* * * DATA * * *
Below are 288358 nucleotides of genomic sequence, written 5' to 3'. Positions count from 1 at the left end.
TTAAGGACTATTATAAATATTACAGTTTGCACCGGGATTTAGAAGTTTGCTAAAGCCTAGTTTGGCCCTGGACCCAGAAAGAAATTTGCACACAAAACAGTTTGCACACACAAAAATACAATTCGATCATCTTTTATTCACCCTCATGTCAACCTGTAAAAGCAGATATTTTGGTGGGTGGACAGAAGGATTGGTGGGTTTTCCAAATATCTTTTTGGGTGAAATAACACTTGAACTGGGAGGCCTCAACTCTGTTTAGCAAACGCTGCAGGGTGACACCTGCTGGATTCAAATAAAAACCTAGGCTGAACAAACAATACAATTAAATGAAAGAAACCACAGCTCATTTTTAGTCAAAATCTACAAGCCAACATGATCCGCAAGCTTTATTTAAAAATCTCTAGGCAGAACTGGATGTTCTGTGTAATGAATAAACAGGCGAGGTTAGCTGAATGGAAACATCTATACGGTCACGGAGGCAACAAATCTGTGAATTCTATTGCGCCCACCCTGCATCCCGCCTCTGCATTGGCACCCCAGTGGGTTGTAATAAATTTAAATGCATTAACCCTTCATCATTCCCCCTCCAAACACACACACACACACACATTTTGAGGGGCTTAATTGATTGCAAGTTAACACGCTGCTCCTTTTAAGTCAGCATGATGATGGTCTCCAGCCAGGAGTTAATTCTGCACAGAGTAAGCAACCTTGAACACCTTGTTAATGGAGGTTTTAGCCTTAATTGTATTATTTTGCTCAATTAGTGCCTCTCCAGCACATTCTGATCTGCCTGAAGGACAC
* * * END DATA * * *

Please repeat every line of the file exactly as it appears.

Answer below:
Below are 288358 nucleotides of genomic sequence, written 5' to 3'. Positions count from 1 at the left end.
TTAAGGACTATTATAAATATTACAGTTTGCACCGGGATTTAGAAGTTTGCTAAAGCCTAGTTTGGCCCTGGACCCAGAAAGAAATTTGCACACAAAACAGTTTGCACACACAAAAATACAATTCGATCATCTTTTATTCACCCTCATGTCAACCTGTAAAAGCAGATATTTTGGTGGGTGGACAGAAGGATTGGTGGGTTTTCCAAATATCTTTTTGGGTGAAATAACACTTGAACTGGGAGGCCTCAACTCTGTTTAGCAAACGCTGCAGGGTGACACCTGCTGGATTCAAATAAAAACCTAGGCTGAACAAACAATACAATTAAATGAAAGAAACCACAGCTCATTTTTAGTCAAAATCTACAAGCCAACATGATCCGCAAGCTTTATTTAAAAATCTCTAGGCAGAACTGGATGTTCTGTGTAATGAATAAACAGGCGAGGTTAGCTGAATGGAAACATCTATACGGTCACGGAGGCAACAAATCTGTGAATTCTATTGCGCCCACCCTGCATCCCGCCTCTGCATTGGCACCCCAGTGGGTTGTAATAAATTTAAATGCATTAACCCTTCATCATTCCCCCTCCAAACACACACACACACACACATTTTGAGGGGCTTAATTGATTGCAAGTTAACACGCTGCTCCTTTTAAGTCAGCATGATGATGGTCTCCAGCCAGGAGTTAATTCTGCACAGAGTAAGCAACCTTGAACACCTTGTTAATGGAGGTTTTAGCCTTAATTGTATTATTTTGCTCAATTAGTGCCTCTCCAGCACATTCTGATCTGCCTGAAGGACAC